Why Muslims Give Qurbani

Published 15 August 2022  Article By Munir Bhimani

Qurbani is a religious due that is expected of all Muslims who qualify to make a donation. Traditionally, Qurbani is the act of sacrificing an animal, such as a goat, cow, or camel, with the intention of sharing cuts of meat between yourself, friends, and family, and with those in need.

As only licenced slaughterhouses are permitted to carry out the sacrifice in most countries, such as the United Kingdom, Muslims will, instead, donate equating the value of a share of meat to a charity that would then ensure the sacrifice and distribution of meat takes places in accordance with Islamic protocol.

Sharing With Those Most Vulnerable

It has been very much enshrined in Islamic culture to make sure that we do not indulge ourselves while our brothers and sisters go without. Thus, the Qurbani sacrifice is shared in three equal ways, with those who fall into the poor and needy category receiving the same sized share as the person making the sacrifice, and their friends and family.

Why Do We Do Qurbani?

Qurbani derives from the sacrifice that Ibrahim (AS) was willing to make as a sign of his unwavering devotion to Allah (SWT). Following God’s word, Ibrahim (AS) agreed to sacrifice what he loved more than anything else, which was his son, Ismail (AS). Ibrahim (AS) walked his son to the top of Mount Arafat and explained to his son the message that was shared in his dream.

Ismail (AS) agreed on two conditions. Firstly, that he was bound by rope so that he could not struggle and, secondly, that his father be blindfolded during the sacrifice so that he would not have to witness his pain and suffering. Ibrahim (AS), then, set about conducting the sacrifice by binding his son in rope, blindfolding himself, and taking a knife to Ismail (AS).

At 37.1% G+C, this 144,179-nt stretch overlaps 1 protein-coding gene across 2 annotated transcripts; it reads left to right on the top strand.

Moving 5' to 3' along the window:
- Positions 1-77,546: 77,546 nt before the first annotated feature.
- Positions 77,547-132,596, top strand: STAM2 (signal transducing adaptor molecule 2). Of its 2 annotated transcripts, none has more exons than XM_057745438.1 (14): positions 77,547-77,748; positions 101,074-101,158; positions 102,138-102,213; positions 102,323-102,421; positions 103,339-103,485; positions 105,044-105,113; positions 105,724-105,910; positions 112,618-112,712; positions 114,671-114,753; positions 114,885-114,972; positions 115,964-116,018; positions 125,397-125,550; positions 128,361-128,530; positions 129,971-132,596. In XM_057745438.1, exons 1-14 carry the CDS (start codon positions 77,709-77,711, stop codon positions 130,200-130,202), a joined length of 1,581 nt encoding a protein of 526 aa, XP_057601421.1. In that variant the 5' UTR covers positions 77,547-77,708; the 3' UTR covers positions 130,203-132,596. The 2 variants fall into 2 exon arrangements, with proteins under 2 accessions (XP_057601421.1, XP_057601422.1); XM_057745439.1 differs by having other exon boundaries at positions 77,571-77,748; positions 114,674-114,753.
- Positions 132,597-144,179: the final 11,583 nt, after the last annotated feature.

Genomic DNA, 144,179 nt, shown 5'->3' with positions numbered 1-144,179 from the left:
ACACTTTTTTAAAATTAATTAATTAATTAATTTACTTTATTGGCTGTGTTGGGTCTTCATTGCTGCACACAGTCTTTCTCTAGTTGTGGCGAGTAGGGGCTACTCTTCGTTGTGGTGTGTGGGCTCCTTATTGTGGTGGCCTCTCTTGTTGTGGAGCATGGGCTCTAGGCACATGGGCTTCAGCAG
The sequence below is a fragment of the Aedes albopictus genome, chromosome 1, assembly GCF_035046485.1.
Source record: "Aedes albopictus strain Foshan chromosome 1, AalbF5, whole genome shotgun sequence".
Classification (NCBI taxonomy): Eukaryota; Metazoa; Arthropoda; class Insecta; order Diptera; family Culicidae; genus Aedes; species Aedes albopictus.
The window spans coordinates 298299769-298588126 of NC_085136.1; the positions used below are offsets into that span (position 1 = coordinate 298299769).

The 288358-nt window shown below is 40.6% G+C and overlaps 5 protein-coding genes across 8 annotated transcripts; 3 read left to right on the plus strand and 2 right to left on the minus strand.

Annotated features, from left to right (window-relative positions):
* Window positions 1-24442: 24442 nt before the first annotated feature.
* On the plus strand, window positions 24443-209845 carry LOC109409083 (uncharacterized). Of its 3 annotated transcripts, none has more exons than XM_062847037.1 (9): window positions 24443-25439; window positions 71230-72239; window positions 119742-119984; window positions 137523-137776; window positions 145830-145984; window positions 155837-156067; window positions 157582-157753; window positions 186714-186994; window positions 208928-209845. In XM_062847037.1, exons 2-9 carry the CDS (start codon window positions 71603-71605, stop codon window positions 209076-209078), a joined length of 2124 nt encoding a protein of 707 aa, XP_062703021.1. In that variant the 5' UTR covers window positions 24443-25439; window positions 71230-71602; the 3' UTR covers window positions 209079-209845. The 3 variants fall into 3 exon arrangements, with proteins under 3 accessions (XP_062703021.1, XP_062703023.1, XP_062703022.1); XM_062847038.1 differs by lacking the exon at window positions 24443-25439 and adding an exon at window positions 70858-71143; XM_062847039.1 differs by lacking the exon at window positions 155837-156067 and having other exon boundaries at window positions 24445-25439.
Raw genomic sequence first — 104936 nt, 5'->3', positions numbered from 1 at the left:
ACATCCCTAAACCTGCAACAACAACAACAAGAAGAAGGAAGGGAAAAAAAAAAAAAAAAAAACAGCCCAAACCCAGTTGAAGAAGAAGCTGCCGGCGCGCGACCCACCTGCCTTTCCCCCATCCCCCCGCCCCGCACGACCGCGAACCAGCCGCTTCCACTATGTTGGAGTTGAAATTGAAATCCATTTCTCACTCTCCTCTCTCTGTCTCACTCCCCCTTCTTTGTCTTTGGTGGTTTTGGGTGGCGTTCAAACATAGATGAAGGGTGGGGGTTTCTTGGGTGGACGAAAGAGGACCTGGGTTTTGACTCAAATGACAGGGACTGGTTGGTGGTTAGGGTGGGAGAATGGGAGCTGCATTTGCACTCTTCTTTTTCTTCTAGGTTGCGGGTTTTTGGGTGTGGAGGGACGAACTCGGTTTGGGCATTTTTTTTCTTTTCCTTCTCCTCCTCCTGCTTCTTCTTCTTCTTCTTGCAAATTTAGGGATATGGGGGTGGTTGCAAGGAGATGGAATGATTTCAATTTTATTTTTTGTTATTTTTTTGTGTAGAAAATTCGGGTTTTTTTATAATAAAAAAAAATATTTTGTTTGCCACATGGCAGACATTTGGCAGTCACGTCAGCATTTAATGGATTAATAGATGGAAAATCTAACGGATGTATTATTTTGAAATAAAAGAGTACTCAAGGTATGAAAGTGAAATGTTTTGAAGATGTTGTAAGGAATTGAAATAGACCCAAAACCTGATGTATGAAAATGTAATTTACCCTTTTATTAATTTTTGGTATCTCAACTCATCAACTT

Ibrahim (AS) carried out the sacrifice and removed the blindfold, but what he witnessed was not what he had prepared himself for. Ismail (AS) stood before him unbound and unharmed as a divine miracle had taken place and Allah (SWT) spared the life of Ibrahim’s (AS) son. In his lap lay the body of a ram that had been switched with Ismail (AS). It was bound in the same rope that Ibrahim (AS) had tied his son in.

Giving Qurbani Rules

Traditionally, it’s expected that every qualifying Muslim will sacrifice a livestock animal in the name of Allah (SWT). The meat from this animal will be distributed in three equal ways between the donor, the donor’s family and friends, and someone in need. Giving Qurbani in the UK tends to be slightly different, meaning that qualifying individuals will make a donation in place of a sacrifice.

When Do You Give Qurbani?

All sacrifices must be made during the three days of Eid al-Adha, which, in 2022, falls between Saturday 9 July and Tuesday 12 July. Any sacrifices made before or after this timeframe will not count towards Qurbani. Donations should be made as early as possible to ensure the sacrifice can take place in the allotted timeframe and count as Qurbani.

Who Gives Qurbani?

If you’re wondering “Who is Qurbani compulsory on?”, it refers to all eligible Muslims. This eligibility is determined by a person being over the age of puberty, being of sound mind, and having a disposable income that meets the Nisab threshold.

The Benefits of Qurbani

The biggest benefit of Qurbani is that it pleases Allah (SWT) and is an act of worship; however, its benefits are plentiful. It’s also a reminder of Ibrahim’s (AS) sacrifice, is an indication of true faith, results in reward and protection, and is also an expression of gratitude to Allah (SWT).

Please donate your Qurbani to Children of Adam, allowing us to distribute shares of meat to all those who are most deserving.

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